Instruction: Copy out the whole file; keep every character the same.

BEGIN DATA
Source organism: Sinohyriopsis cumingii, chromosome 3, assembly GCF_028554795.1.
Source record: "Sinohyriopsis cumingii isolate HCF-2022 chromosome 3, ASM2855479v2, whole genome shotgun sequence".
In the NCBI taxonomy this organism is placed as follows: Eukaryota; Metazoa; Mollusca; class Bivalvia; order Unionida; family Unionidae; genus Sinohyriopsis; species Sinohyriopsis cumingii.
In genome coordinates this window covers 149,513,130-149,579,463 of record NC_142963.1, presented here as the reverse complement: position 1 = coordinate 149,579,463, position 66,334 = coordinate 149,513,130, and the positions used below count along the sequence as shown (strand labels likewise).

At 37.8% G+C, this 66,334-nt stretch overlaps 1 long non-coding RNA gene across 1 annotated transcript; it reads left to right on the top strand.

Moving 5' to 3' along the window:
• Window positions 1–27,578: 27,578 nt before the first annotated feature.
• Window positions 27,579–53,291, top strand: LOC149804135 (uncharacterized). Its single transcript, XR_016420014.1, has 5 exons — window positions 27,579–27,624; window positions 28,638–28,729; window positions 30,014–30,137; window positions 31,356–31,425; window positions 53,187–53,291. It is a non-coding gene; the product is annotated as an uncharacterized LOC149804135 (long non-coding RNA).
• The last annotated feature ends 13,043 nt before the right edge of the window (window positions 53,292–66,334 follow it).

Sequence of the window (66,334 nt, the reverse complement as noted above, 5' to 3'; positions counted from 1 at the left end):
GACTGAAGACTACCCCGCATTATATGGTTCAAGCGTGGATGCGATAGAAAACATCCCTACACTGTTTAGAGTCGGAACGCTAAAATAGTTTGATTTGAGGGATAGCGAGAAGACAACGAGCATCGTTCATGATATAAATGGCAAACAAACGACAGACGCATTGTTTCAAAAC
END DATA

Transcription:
Source organism: Sinohyriopsis cumingii, chromosome 3, assembly GCF_028554795.1.
Source record: "Sinohyriopsis cumingii isolate HCF-2022 chromosome 3, ASM2855479v2, whole genome shotgun sequence".
In the NCBI taxonomy this organism is placed as follows: Eukaryota; Metazoa; Mollusca; class Bivalvia; order Unionida; family Unionidae; genus Sinohyriopsis; species Sinohyriopsis cumingii.
In genome coordinates this window covers 149,513,130-149,579,463 of record NC_142963.1, presented here as the reverse complement: position 1 = coordinate 149,579,463, position 66,334 = coordinate 149,513,130, and the positions used below count along the sequence as shown (strand labels likewise).

At 37.8% G+C, this 66,334-nt stretch overlaps 1 long non-coding RNA gene across 1 annotated transcript; it reads left to right on the top strand.

Moving 5' to 3' along the window:
• Window positions 1–27,578: 27,578 nt before the first annotated feature.
• Window positions 27,579–53,291, top strand: LOC149804135 (uncharacterized). Its single transcript, XR_016420014.1, has 5 exons — window positions 27,579–27,624; window positions 28,638–28,729; window positions 30,014–30,137; window positions 31,356–31,425; window positions 53,187–53,291. It is a non-coding gene; the product is annotated as an uncharacterized LOC149804135 (long non-coding RNA).
• The last annotated feature ends 13,043 nt before the right edge of the window (window positions 53,292–66,334 follow it).

Sequence of the window (66,334 nt, the reverse complement as noted above, 5' to 3'; positions counted from 1 at the left end):
GACTGAAGACTACCCCGCATTATATGGTTCAAGCGTGGATGCGATAGAAAACATCCCTACACTGTTTAGAGTCGGAACGCTAAAATAGTTTGATTTGAGGGATAGCGAGAAGACAACGAGCATCGTTCATGATATAAATGGCAAACAAACGACAGACGCATTGTTTCAAAAC